Our Group

We are a Chemical Biology group in the Department of Chemistry at Texas A&M University led by Assistant Professor Wenshe Liu. Our interest lies in utilizing organic Chemistry tools to decipher biological systems.

We are involved in the following major areas:

  • Organic Chemistry
  • Molecular Biology
  • Protein Evolution
  • Cell Biology

Please visit our Group Members page to learn more about our individual group members.

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Our Research

Using the genetic code expansion technique, a powerful tool to functionalize proteins, the genetically encoded amino acid inventory has been augmented far beyond the canonical 20 to include non-canonical amino acids that contain diverse chemical functional groups. This opens a door for an array of novel protein research.

Our major focus is to devise new genetic code expansion methods for the encoding of non-canonical amino acids in proteins in living cells and apply these methods in four major areas:

  1. Deciphering cancer epigenetics regulation of histone and P53
  2. Drug discovery using phase display
  3. Protein biosensor development for small molecular sensing and
  4. Development of new click chemical reporters for specific protein tagging and fluorescent cell imaging

Please visit our Publications page to see our latest work or visit Research to view the highlights of the research areas.

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Bioorthogonal Reactions for Protein Modifications

Bioorthogonal reactions refer to chemical reactions that were performed in a biological system without interfering with the complex cell environment. We use these reactions to develop potential click chemistry.

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Epigenetics

Understanding the genetic transcriptional control in biological systems allows us to provide a profound understanding of cancer biology and genetic disorders and may inspire new therapeutic methods to cure these diseases.

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Phage Display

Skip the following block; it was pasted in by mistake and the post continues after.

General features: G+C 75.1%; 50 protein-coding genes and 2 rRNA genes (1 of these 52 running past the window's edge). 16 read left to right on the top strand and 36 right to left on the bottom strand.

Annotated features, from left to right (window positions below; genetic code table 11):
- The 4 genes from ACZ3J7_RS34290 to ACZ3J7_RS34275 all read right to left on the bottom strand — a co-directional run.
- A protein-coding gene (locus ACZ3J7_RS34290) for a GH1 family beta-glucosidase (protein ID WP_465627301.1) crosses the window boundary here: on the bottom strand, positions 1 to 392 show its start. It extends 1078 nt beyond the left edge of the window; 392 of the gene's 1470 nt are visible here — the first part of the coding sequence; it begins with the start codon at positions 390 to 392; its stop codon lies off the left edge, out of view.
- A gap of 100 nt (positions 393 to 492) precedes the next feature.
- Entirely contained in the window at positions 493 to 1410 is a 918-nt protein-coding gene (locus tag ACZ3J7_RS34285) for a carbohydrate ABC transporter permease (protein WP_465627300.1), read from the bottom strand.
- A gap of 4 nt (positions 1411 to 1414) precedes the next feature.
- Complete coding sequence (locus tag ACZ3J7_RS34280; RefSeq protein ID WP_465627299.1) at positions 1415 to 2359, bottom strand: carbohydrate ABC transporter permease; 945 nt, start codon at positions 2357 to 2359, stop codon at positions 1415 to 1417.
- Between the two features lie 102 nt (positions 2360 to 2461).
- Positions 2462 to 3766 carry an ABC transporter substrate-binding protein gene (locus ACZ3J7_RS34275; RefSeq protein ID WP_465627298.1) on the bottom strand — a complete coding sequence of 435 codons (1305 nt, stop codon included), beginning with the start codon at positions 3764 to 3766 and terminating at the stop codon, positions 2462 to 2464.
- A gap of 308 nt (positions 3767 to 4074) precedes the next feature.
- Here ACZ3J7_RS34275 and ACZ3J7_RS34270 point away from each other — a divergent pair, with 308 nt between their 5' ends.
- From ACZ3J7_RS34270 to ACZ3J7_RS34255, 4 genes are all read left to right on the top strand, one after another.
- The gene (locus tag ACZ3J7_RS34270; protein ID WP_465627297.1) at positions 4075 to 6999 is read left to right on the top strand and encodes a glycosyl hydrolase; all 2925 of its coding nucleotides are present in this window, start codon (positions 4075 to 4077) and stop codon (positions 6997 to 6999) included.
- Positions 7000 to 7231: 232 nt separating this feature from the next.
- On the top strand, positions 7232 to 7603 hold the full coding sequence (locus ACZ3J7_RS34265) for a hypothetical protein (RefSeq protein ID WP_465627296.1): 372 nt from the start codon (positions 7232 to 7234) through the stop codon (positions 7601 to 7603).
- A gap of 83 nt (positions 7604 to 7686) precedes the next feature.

Development of phage display and its methods will make it possible to target essential components and pathways within many different diseases, including cancer, AIDS, cardiovascular disease, and autoimmune disorders.

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Protein FRET labeling for biosensor development

Förster resonance energy transfer (FRET) between a pair of donor and acceptor dyes is an invaluable tool to study dynamic protein conformational changes such as conformation rearrangement and folding/unfolding.

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Group News

Dr. Wenshe Liu was interviewed by the ACS Chemical Biology editor for the issue highlight article “Genetic Incorporation of Twelve meta-Substituted Phenylalanine Derivatives Using a Single Pyrrolysyl-tRNA Synthetase Mutant”. Reference: ACS Chem. Biol., 2013, 8, 405-415. ARTICLE LINK/ INTERVIEW AUDIO LINK(Click on "February 2013")

"Contributors to the Emerging Invesitgators Issue: Wenshe Liu Profile" Mol. BioSyst. 2010; 6, 1526-1531 ARTICLE LINK

"Expanded Blueprint--Genetic incorporation of two different noncanonic amino acids into one protein" Angew. Chem. Int. Ed. 2010; 49, 3211-3214 PRESS LINK

"A facile system for genetic incorporation of two different noncanonical amino acids into one protein in Escherichia coli" Angew. Chem. Int. Ed. has been selected as a hot paper by the journal editor.

"A facile system for genetic incorporation of two different noncanonical amino acids into one protein in Escherichia coli" has been accepted by Angew. Chem. Int. Ed.